A Minnesota state representative found himself in hot water early this week after sending out a tweet suggesting that crime would increase should the NBA cease to exist.

Pat Garofalo (below), a Republican from Farmington, Minn., sent out the message in question:

Almost immediately Garofalo's tweet was met with serious backlash. Some on Twitter questioned whether the tweet had racial undertones, while others were simply stunned by his misunderstanding of NBA policy.

Garofalo initially defended his remark to the Minneapolis Star-Tribune, saying he was "talking about NBA's high arrest rate and that they are the only major pro league that testing positive for marijuana is not a substance abuse violation. No intent beyond that."

It seems, however, that he is wrong about both of those arguments. Kevin Draper of "The Diss" dismantles Garofalo's claims that the NBA has a relatively high arrest and that it has lax drug testing. Draper notes that in 2012, the NBA's arrest rate (between 1.1 percent and 1.3 percent) was several times lower than the national average (3.8 percent).

Perhaps not surprisingly, Garofalo backtracked significantly in a statement released on Monday:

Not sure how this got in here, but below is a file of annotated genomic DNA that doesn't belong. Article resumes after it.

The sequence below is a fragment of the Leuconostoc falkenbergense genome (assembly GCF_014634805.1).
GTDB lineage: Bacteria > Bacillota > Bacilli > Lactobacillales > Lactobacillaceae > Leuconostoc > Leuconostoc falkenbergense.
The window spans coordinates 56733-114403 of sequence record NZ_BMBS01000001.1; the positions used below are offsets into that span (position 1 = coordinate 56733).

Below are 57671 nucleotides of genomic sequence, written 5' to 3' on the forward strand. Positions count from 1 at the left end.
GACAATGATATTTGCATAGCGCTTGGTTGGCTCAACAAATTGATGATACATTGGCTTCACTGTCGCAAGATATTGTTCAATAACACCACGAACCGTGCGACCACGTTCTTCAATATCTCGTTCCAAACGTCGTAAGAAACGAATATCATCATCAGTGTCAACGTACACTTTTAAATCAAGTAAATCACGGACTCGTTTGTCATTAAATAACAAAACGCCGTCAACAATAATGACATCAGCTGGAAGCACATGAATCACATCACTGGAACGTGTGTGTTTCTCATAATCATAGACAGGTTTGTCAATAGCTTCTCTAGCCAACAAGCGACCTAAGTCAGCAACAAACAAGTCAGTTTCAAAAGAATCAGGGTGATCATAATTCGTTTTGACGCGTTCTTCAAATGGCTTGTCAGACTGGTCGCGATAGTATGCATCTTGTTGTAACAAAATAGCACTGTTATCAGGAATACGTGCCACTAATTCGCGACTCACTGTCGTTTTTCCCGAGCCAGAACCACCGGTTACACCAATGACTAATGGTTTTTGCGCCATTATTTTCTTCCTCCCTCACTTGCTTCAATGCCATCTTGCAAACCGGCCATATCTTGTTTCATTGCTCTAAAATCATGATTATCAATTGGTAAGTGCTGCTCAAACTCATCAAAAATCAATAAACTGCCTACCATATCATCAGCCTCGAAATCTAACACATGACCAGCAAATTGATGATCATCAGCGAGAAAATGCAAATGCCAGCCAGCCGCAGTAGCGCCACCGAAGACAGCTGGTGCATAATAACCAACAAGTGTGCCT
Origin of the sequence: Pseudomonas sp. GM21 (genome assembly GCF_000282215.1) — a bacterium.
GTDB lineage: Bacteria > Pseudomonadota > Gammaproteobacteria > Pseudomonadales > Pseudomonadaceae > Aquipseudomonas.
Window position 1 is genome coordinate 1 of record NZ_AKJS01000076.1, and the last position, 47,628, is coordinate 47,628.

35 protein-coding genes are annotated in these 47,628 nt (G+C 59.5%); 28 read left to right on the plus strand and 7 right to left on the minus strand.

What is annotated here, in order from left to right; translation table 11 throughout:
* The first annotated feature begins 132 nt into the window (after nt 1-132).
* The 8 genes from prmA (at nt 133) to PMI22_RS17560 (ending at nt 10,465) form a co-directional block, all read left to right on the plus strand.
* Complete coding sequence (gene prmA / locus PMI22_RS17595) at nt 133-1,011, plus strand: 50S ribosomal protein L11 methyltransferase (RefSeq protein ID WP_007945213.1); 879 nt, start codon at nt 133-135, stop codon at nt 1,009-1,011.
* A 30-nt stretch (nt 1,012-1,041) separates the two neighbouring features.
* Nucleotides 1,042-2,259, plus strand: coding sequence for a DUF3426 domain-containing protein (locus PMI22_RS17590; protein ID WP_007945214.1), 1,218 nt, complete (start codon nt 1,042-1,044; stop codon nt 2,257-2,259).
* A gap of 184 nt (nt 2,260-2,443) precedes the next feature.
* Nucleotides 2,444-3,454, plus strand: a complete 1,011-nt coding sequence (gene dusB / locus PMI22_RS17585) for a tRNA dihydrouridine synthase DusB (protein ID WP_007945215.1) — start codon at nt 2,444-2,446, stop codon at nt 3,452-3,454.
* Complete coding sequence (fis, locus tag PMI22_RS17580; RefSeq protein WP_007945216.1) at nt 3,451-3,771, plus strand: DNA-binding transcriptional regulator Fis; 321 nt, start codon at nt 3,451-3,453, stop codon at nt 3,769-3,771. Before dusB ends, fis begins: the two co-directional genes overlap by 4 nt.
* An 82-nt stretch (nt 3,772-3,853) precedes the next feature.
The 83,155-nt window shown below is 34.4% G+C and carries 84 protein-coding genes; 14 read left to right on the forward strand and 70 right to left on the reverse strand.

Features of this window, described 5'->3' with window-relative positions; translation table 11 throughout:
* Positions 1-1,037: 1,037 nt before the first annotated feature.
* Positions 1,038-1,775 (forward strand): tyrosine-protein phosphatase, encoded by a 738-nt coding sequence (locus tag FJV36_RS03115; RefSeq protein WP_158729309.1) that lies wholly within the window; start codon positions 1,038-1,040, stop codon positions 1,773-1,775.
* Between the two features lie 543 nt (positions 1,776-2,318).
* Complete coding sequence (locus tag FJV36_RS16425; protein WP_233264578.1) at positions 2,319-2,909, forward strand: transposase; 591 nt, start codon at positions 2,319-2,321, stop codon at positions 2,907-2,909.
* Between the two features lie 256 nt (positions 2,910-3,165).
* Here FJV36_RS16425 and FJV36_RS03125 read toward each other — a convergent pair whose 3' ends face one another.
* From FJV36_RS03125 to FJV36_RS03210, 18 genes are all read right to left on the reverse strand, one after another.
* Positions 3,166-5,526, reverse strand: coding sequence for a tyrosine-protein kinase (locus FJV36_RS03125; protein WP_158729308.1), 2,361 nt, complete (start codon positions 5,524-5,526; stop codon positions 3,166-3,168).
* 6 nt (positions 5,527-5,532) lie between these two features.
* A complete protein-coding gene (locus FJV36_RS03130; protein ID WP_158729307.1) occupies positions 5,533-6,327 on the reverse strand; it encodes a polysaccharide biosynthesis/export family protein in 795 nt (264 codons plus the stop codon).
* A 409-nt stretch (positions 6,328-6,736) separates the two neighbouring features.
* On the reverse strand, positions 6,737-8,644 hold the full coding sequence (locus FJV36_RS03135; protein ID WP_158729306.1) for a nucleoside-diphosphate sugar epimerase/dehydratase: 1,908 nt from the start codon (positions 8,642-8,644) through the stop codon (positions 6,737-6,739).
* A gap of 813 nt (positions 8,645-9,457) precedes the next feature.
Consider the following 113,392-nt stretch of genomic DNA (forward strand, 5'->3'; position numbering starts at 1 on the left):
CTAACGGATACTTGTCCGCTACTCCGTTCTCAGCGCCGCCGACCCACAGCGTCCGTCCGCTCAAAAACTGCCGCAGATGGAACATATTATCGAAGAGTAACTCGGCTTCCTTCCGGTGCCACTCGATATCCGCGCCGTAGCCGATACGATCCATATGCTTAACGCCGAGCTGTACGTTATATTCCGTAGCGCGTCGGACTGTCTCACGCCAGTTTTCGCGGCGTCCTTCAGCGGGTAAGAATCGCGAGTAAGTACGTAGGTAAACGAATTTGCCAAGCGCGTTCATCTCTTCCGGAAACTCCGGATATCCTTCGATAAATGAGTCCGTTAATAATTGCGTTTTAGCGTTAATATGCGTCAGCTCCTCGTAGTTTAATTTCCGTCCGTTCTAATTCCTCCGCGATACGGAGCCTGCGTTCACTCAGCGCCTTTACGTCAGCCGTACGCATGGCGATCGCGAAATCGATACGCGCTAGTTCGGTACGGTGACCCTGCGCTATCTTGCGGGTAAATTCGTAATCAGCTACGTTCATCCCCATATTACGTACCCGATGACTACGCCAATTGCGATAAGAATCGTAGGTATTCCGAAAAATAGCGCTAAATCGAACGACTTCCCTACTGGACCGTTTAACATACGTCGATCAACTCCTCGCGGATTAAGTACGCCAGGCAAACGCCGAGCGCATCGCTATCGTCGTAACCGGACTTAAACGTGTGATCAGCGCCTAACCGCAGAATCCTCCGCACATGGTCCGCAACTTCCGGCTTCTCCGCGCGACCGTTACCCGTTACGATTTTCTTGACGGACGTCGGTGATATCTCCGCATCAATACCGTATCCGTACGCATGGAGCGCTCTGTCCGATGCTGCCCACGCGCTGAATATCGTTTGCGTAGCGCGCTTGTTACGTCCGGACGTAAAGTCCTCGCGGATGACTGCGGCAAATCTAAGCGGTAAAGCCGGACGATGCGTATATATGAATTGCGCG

“In the last 24 hours, I’ve had the opportunity to re-learn one of life’s lessons: whenever any of us are offering opinions, it is best to refer to people as individuals as opposed to groups. Last night, I publicly commented on the NBA and I sincerely apologize to those who I unfairly categorized. The NBA has many examples of players and owners who are role models for our communities and for our country. Those individuals did not deserve that criticism and I apologize. In addition, it’s been brought to my attention that I was mistaken and the NBA policy on drug enforcement is stronger than I previously believed. Again, I offer my sincere apologies for my comments."

In a small twist of irony, one of Garofalo's followers pointed out that politics isn't exactly a profession full of choir boys.